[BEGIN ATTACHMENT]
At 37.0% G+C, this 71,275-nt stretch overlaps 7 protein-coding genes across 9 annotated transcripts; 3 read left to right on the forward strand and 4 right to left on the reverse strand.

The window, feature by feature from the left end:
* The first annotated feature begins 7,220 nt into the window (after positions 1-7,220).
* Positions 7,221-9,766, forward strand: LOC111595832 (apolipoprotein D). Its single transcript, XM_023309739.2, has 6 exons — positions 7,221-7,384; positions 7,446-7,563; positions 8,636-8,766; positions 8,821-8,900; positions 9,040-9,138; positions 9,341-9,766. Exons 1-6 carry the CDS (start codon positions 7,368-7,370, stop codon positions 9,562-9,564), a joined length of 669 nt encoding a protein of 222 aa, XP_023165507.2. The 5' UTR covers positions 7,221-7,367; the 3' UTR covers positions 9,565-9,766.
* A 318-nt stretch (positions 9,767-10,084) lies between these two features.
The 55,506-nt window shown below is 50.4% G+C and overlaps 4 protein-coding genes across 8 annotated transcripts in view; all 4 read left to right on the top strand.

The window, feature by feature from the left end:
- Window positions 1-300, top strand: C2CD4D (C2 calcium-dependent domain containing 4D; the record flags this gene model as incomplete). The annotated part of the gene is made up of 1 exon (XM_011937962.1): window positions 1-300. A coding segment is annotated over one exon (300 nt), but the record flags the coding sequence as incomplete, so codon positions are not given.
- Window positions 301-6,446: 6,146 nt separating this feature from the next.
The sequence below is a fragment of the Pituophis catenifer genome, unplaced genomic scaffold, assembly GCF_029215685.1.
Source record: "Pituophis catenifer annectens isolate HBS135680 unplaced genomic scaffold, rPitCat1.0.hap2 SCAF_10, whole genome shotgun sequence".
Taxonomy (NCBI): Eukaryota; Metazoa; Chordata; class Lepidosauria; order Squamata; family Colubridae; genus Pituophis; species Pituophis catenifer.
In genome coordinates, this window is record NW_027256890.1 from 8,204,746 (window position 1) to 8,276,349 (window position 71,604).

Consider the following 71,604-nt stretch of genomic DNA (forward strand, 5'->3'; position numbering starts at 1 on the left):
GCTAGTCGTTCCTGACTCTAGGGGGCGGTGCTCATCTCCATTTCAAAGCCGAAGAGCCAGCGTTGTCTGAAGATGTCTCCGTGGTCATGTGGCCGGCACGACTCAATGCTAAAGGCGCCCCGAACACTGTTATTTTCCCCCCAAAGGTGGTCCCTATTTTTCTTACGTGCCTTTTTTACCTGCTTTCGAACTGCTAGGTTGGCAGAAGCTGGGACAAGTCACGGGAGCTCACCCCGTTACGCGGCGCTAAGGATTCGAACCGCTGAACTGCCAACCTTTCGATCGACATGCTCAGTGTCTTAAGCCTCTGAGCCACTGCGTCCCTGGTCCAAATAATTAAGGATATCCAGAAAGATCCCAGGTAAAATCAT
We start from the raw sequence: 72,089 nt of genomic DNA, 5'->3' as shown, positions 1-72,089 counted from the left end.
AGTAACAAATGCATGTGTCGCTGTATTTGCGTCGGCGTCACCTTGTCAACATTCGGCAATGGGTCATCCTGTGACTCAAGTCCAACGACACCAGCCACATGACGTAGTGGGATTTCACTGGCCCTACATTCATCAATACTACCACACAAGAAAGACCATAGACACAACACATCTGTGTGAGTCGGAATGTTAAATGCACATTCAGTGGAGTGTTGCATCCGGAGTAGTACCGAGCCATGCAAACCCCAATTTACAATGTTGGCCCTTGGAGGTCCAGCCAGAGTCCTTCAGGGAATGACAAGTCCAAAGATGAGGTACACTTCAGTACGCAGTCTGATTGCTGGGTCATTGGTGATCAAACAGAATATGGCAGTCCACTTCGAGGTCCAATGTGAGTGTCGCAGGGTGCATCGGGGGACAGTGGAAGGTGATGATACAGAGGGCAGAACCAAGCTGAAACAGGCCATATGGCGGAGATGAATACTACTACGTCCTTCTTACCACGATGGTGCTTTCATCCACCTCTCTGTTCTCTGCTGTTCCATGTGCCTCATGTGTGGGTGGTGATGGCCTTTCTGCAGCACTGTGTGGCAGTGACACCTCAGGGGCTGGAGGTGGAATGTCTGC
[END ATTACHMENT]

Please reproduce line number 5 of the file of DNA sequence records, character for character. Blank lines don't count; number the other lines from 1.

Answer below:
* A 318-nt stretch (positions 9,767-10,084) lies between these two features.